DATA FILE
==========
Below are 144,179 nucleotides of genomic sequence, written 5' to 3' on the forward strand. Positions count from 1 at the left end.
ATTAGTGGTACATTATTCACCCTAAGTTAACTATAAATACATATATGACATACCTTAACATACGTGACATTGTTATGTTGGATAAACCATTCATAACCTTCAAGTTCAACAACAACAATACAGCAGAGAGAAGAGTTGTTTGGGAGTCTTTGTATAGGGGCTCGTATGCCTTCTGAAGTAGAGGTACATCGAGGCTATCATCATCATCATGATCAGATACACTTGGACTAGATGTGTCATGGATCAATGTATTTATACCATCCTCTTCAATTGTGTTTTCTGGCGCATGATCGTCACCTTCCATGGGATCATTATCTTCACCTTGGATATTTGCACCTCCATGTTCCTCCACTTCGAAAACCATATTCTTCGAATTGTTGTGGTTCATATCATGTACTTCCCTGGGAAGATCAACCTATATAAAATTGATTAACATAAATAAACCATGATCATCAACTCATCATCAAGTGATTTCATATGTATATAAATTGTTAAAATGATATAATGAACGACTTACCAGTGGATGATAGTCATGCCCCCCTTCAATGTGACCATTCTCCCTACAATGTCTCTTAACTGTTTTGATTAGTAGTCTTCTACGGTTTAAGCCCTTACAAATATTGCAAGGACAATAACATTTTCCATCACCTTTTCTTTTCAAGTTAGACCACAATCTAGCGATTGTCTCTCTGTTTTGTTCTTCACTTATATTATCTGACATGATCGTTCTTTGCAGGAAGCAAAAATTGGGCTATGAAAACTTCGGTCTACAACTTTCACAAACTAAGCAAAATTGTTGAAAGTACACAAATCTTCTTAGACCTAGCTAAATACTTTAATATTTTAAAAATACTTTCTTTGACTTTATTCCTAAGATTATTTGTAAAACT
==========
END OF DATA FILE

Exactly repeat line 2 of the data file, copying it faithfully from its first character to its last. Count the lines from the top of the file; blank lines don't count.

ATTAGTGGTACATTATTCACCCTAAGTTAACTATAAATACATATATGACATACCTTAACATACGTGACATTGTTATGTTGGATAAACCATTCATAACCTTCAAGTTCAACAACAACAATACAGCAGAGAGAAGAGTTGTTTGGGAGTCTTTGTATAGGGGCTCGTATGCCTTCTGAAGTAGAGGTACATCGAGGCTATCATCATCATCATGATCAGATACACTTGGACTAGATGTGTCATGGATCAATGTATTTATACCATCCTCTTCAATTGTGTTTTCTGGCGCATGATCGTCACCTTCCATGGGATCATTATCTTCACCTTGGATATTTGCACCTCCATGTTCCTCCACTTCGAAAACCATATTCTTCGAATTGTTGTGGTTCATATCATGTACTTCCCTGGGAAGATCAACCTATATAAAATTGATTAACATAAATAAACCATGATCATCAACTCATCATCAAGTGATTTCATATGTATATAAATTGTTAAAATGATATAATGAACGACTTACCAGTGGATGATAGTCATGCCCCCCTTCAATGTGACCATTCTCCCTACAATGTCTCTTAACTGTTTTGATTAGTAGTCTTCTACGGTTTAAGCCCTTACAAATATTGCAAGGACAATAACATTTTCCATCACCTTTTCTTTTCAAGTTAGACCACAATCTAGCGATTGTCTCTCTGTTTTGTTCTTCACTTATATTATCTGACATGATCGTTCTTTGCAGGAAGCAAAAATTGGGCTATGAAAACTTCGGTCTACAACTTTCACAAACTAAGCAAAATTGTTGAAAGTACACAAATCTTCTTAGACCTAGCTAAATACTTTAATATTTTAAAAATACTTTCTTTGACTTTATTCCTAAGATTATTTGTAAAACT